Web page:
notions to the merchants out of a wagon. His success was so marked that at the end of this period he established a wholesale notion business in Topeka, Kansas. In 1878 after four years of unremitting watchfulness and attention in the upbuilding of his business, he disposed of it and took a position with Florence, Jansen & Company, of Atchison. He represented them as a traveling salesman and remained with the house till 1881 when, on the first of July, he accepted a place with the Grimes Dry Goods Company, in the same city, and was with them nine years as salesman on the road. Resigning this position he entered into an arrangement with the Hood-Brownbright Wholesale Company, of Philadelphia, to travel for them, which position he resigned after three years of service, to take charge of the Pennsylvania hotel at Moran, Kansas. Soon after this date he was offered the position of cashier of Varner's Bank in Moran and accepted, remaining with the institution five years and conducting the hotel at the same time. In 1894 he exchanged the hotel for "Shady Slope," a quarter section of land two and a half miles southeast of Moran, to which he moved his family and where he spends his time when off duty as a drummer. In 1895 he engaged with the Smith, McCord Dry Goods Company, of Kansas City, and five days in the week his time and energy is expended in their behalf.

The well known farm, "Shady Slope," is not one of those commonplace resorts where the production of corn and hay are the chief source of revenue and the center of interest season after season. It is a place where there is intense activity the year round. First of all it has expanded from one hundred and sixty acres to four hundred acres in area and has taken on improvements commensurate with the growth and resources of the farm. His herd of sixty registered Herefords, his string of trotters and the miscellaneous animals necessary to a well regulated stock farm furnish splendid evidence of the profitableness of intelligent farming and at the same time show Mr. Mapes to be a leader and not a follower in his undertaking. His horse flesh is among the best bred anywhere. One of them, "Betsy King" at twenty-two years, is the mother of nineteen colts, four of which have brought the sum of $6,000 and two others give promise of developing into horses of much merit.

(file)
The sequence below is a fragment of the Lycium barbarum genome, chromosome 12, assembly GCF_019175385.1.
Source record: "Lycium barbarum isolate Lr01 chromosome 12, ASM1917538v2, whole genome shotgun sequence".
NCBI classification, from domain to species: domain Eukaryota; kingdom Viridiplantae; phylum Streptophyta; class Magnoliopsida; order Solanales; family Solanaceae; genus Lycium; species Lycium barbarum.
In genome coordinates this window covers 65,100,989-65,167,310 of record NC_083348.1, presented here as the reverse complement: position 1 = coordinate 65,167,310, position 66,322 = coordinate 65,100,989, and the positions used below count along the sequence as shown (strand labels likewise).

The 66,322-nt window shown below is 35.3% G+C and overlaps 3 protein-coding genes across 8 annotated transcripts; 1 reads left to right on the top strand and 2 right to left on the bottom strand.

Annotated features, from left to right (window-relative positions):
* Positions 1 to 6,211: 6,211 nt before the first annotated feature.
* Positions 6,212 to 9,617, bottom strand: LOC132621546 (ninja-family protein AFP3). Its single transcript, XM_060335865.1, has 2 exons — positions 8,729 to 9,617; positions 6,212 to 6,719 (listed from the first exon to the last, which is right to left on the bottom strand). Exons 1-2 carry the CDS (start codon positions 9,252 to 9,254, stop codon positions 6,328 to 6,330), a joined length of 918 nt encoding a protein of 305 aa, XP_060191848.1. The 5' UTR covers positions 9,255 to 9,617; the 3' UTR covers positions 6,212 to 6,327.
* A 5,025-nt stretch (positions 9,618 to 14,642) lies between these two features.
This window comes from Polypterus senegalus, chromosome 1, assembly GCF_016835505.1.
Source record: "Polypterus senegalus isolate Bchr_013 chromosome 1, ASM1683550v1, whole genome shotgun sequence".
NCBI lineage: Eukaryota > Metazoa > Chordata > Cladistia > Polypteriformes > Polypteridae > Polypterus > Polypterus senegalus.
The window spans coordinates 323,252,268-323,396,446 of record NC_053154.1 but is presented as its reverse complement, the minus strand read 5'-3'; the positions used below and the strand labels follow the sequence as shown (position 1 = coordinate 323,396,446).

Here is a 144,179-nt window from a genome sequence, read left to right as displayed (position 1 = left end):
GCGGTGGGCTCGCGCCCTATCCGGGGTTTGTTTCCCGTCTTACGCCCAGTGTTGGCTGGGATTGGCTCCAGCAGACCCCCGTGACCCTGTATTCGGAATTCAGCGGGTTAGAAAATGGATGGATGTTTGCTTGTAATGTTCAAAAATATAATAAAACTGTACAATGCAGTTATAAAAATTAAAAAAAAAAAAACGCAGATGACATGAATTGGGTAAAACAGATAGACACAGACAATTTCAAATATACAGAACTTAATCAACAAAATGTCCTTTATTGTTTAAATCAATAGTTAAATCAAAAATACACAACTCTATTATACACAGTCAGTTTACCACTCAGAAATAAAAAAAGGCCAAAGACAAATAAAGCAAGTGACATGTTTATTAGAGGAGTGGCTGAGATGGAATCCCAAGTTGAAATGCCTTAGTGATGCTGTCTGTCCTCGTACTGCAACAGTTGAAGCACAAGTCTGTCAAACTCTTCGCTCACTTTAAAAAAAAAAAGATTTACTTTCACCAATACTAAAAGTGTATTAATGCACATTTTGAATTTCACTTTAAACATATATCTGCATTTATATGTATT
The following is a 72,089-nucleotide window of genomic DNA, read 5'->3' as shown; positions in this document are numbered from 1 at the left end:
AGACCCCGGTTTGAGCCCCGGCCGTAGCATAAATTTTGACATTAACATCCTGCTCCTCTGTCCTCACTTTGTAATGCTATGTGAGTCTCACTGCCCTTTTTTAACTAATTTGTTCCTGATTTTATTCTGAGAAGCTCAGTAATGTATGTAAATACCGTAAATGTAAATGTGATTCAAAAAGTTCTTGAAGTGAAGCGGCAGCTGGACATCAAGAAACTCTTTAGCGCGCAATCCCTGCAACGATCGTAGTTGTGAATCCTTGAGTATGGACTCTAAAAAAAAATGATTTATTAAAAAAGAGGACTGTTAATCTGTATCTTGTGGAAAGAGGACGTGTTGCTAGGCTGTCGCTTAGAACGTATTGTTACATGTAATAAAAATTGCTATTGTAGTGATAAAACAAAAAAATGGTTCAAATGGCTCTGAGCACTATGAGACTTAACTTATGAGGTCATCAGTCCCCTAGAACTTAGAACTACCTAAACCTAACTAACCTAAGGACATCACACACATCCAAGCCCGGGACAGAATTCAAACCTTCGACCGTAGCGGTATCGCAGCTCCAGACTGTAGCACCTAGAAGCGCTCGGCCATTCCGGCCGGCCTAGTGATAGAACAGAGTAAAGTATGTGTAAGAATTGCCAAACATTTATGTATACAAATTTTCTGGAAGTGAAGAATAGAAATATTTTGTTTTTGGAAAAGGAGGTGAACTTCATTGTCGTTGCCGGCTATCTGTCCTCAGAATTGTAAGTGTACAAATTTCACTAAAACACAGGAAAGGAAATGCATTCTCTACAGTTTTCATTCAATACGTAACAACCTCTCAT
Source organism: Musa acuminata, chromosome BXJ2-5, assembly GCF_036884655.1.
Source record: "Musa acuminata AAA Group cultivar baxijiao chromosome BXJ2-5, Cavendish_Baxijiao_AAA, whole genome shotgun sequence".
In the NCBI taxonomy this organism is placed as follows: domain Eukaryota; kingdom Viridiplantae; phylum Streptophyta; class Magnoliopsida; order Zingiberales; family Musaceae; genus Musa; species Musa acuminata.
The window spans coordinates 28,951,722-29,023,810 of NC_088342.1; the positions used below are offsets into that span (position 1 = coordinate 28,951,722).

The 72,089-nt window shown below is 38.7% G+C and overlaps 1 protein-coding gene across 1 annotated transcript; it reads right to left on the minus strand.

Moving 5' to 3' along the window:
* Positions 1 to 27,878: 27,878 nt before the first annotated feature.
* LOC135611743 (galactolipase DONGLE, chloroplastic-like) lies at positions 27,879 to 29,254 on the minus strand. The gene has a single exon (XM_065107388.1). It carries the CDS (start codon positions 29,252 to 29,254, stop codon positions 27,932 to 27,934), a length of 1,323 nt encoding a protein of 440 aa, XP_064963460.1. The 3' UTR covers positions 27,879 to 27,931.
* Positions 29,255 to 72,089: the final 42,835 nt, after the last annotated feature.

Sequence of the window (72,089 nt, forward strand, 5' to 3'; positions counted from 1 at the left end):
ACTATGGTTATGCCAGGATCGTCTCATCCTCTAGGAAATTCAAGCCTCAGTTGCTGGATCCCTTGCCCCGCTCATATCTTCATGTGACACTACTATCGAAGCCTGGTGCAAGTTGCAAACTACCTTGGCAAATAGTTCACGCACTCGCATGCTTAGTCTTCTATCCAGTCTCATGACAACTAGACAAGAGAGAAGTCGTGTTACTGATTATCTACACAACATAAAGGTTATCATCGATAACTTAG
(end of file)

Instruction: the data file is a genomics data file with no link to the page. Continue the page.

"Shady Slope" and its attendant and accompanying interests are the fruits of the individual efforts of G. G. Mapes. In the beginning, and when he loaded up his first notion wagon, his capital was too small for any other business. It was his all and upon his merits as a salesman and his integrity as a man did he stake his future. Shady Slope answers how well he has done. Years of push and good management have counted for much and when the inventory is taken it will be found that he has been the maker and his wife the saver. Both are admirable traits and both go hand in hand to financial independence. July 6, 1881, G. G. Mapes was married to Laura B. Kindig, a daughter of David and Elizabeth (McCord) Kindig. The father was born in Virginia in 1816 and died in Washington, Illinois, in 1892. His wife, a native of Tennessee, and Mrs. Mapes' mother, died at Washington many years ago. Mr. and Mrs. Mapes' chil-


dren, surviving, are: Pluma, born April 1, 1884; Opal, born February 19, 1886, died at fourteen months; Ruby, born August 14, 1888.

Mr. Mapes has made no record in politics except for voting the Republican ticket. He was elected to the City Council in Moran almost unanimously and, as a lodge man, affiliates with the Masons and Workmen.